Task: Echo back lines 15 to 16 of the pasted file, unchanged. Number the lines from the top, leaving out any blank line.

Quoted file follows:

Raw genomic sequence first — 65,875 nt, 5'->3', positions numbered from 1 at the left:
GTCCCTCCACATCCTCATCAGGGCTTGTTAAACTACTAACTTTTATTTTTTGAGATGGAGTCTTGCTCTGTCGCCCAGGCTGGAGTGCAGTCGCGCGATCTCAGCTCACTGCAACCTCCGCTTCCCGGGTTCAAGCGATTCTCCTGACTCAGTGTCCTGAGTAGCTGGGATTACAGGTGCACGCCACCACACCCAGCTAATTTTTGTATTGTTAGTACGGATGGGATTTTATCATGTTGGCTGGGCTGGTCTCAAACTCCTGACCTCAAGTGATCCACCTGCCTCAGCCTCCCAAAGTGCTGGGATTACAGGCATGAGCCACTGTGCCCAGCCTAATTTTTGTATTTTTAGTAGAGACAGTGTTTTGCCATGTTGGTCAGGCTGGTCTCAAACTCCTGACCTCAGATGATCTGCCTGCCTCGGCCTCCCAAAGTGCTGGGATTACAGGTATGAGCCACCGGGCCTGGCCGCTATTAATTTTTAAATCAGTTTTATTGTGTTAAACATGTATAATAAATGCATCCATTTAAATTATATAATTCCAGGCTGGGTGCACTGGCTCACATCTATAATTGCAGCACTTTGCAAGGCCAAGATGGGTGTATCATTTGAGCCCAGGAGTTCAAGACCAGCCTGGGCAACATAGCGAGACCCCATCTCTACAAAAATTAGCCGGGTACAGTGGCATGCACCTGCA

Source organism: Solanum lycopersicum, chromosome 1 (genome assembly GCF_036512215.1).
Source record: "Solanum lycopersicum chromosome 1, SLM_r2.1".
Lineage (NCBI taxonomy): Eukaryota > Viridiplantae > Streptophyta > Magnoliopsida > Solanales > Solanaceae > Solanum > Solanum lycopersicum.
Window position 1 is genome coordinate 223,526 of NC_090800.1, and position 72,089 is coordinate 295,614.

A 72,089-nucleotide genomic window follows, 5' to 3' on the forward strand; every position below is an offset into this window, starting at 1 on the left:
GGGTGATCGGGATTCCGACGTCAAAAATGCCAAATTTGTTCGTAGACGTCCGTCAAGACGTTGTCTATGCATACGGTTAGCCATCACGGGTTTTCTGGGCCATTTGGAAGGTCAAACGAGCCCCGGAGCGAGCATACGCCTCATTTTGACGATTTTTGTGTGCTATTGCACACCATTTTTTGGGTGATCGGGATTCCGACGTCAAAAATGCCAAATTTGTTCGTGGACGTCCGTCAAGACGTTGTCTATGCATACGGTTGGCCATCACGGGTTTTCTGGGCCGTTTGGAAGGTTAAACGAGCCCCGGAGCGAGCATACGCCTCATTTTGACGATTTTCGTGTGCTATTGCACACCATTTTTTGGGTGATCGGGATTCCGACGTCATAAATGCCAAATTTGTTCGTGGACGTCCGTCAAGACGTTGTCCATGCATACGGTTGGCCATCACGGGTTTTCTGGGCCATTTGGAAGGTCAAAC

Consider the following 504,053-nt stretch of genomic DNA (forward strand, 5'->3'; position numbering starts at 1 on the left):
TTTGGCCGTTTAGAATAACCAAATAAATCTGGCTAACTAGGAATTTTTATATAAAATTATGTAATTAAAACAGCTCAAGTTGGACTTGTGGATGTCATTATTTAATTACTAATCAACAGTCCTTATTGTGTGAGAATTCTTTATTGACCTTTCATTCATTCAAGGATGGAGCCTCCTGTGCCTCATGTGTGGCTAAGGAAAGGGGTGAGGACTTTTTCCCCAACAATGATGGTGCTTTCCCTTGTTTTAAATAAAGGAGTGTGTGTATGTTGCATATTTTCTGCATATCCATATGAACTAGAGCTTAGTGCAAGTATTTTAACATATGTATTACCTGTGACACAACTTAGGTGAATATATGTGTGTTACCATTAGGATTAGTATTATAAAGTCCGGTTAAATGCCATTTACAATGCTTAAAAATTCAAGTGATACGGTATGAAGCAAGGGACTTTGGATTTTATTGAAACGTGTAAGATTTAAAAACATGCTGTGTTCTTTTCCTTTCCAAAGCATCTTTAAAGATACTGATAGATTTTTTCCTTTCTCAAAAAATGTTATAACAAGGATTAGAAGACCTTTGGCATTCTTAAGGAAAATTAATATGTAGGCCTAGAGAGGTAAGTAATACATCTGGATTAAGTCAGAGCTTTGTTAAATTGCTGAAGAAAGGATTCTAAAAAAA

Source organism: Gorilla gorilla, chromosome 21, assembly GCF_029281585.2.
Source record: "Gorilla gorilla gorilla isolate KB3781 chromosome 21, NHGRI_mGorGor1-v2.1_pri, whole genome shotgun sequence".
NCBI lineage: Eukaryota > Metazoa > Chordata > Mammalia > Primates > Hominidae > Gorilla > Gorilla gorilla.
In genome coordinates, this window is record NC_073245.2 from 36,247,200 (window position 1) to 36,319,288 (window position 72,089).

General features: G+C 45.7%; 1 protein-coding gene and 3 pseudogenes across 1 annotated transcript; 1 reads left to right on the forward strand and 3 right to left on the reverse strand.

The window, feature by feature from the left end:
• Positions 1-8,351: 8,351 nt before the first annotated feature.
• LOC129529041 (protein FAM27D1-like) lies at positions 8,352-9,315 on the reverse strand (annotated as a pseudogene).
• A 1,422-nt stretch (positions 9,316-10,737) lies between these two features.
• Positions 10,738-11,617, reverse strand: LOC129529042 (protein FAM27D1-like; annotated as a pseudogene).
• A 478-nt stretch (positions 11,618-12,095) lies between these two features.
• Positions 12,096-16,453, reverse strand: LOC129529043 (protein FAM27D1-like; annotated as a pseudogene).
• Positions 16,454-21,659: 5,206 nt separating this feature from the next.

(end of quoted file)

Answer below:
General features: G+C 45.7%; 1 protein-coding gene and 3 pseudogenes across 1 annotated transcript; 1 reads left to right on the forward strand and 3 right to left on the reverse strand.

The window, feature by feature from the left end: